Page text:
DCSIMG

Fire chief in the box at inquests

The crowded pens at Hillsborough before the match began.

The crowded pens at Hillsborough before the match began.

The man supervising fire officers on the committee which oversaw Hillsborough stadium’s safety certificate has told the new inquests communication from Sheffield Council was poor.

Alan Seaman was assistant chief fire officer for South Yorkshire fire service for two periods during the 1970s and 1980s, including when the disaster occurred in April 1989.

Mr Seaman told the court in Warrington he was not involved with Hillsborough for four years after March 1981 but when he returned to work in July 1985, he was not told about the crushing incident which left fans injured at the 1981 FA Cup semi-final between Tottenham and Wolves, or about the creation of three terrace pens within the Leppings Lane end.

He said he would have expected the Officer Working Party - a group made up of staff from Sheffield Council and the emergency services to monitor stadium safety - to have been informed of the 1981 incident, but could find no record of it.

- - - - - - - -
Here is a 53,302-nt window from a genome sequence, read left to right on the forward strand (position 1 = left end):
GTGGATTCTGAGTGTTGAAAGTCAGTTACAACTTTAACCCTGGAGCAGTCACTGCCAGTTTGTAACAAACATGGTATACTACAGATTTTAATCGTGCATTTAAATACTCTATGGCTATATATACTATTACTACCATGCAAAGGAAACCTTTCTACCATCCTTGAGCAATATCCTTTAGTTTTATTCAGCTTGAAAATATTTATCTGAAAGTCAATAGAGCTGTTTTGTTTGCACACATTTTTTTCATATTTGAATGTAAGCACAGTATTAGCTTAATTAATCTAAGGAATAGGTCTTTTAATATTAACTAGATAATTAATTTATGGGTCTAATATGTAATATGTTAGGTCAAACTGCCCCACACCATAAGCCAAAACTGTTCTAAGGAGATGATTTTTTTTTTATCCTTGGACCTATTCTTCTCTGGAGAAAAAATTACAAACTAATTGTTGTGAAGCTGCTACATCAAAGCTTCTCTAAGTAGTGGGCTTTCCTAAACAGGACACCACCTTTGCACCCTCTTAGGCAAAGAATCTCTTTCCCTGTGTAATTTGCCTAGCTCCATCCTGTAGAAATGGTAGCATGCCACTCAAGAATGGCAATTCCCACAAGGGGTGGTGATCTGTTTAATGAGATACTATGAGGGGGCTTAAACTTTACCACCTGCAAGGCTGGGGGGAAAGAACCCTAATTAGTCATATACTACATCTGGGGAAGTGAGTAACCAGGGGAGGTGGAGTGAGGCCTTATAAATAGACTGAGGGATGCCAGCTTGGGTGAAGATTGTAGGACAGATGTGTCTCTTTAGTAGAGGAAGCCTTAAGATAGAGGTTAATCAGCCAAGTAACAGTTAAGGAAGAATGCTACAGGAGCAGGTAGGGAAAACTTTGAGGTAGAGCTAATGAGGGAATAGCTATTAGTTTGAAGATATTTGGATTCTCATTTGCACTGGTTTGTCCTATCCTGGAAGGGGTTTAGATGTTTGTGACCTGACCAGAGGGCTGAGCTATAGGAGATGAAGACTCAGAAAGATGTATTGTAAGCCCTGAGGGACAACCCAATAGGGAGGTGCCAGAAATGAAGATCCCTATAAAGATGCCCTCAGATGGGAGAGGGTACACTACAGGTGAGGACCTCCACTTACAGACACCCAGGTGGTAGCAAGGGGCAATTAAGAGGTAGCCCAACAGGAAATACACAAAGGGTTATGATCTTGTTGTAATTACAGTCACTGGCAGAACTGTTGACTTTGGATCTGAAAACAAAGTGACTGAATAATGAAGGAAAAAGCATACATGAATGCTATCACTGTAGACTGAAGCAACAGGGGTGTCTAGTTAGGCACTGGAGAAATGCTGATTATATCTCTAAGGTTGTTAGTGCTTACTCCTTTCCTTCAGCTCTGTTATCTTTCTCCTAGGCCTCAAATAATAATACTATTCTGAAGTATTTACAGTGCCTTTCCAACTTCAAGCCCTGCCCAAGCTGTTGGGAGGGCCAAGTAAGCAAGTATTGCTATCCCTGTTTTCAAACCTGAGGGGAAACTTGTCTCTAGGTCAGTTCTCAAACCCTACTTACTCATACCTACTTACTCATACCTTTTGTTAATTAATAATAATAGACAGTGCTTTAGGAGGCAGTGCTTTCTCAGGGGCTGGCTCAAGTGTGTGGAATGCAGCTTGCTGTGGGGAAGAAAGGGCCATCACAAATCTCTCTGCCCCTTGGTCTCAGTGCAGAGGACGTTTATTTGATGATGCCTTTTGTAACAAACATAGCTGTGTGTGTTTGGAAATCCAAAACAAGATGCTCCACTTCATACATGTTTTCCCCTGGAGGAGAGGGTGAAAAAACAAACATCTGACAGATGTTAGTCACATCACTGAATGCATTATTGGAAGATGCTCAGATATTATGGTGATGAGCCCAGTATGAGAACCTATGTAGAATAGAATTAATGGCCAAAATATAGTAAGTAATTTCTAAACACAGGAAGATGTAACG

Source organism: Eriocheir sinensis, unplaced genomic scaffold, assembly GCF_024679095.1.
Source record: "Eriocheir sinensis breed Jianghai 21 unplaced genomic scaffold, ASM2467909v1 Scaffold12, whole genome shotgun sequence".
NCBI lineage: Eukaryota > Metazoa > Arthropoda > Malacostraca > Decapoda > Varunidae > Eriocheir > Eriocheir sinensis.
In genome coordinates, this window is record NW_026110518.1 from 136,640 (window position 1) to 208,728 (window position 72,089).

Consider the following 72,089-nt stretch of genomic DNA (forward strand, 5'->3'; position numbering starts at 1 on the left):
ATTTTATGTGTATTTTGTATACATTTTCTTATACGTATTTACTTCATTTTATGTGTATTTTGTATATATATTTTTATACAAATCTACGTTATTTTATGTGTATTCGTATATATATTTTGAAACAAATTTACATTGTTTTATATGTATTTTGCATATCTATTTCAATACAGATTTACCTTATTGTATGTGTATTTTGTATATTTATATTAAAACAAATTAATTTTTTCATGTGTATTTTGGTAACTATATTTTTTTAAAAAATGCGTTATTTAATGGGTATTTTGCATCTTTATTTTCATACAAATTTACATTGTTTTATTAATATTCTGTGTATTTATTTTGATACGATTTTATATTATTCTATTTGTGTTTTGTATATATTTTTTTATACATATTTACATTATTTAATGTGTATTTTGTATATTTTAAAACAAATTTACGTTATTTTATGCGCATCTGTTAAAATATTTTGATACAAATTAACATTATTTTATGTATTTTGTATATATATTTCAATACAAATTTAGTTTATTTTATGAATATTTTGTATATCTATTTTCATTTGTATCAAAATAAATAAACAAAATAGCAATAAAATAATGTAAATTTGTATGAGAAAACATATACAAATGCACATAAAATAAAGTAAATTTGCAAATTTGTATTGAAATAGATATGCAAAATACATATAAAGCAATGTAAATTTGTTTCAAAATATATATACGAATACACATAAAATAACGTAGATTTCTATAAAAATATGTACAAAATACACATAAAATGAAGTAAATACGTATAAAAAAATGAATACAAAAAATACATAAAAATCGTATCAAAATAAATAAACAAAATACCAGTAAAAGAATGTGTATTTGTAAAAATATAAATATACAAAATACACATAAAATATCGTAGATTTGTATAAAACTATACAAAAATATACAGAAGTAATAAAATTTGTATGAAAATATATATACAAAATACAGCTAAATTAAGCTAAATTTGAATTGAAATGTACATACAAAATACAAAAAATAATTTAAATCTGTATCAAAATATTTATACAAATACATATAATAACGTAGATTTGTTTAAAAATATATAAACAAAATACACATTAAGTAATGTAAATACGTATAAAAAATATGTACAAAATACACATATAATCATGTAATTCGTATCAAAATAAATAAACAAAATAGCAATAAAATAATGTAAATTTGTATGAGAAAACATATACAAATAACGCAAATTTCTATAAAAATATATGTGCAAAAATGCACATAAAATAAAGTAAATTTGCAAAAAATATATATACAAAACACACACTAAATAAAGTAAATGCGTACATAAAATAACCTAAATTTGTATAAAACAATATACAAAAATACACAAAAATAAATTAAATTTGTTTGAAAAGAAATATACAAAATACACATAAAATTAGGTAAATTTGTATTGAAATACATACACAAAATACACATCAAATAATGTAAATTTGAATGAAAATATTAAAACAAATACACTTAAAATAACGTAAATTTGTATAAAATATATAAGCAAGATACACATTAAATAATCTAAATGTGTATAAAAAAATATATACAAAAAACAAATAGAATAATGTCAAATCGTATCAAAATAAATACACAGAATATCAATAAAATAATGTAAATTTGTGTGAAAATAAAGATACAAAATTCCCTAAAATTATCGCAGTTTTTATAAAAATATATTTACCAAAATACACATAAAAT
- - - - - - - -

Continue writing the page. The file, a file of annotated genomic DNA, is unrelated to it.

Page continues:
Mr Seaman told the jury he gave communication with Sheffield Council about three out of ten.

He was also asked about evidence he gave during the 1990 Taylor Inquiry into the disaster when he was asked if the fire service would have agreed to plans for pens if they had been told that the numbers going into them could not be controlled.

Mr Seaman told the Taylor Inquiry: “Not at all. There is no way we would have accepted it.”

The inquests continue.

 
 
 

Back to the top of the page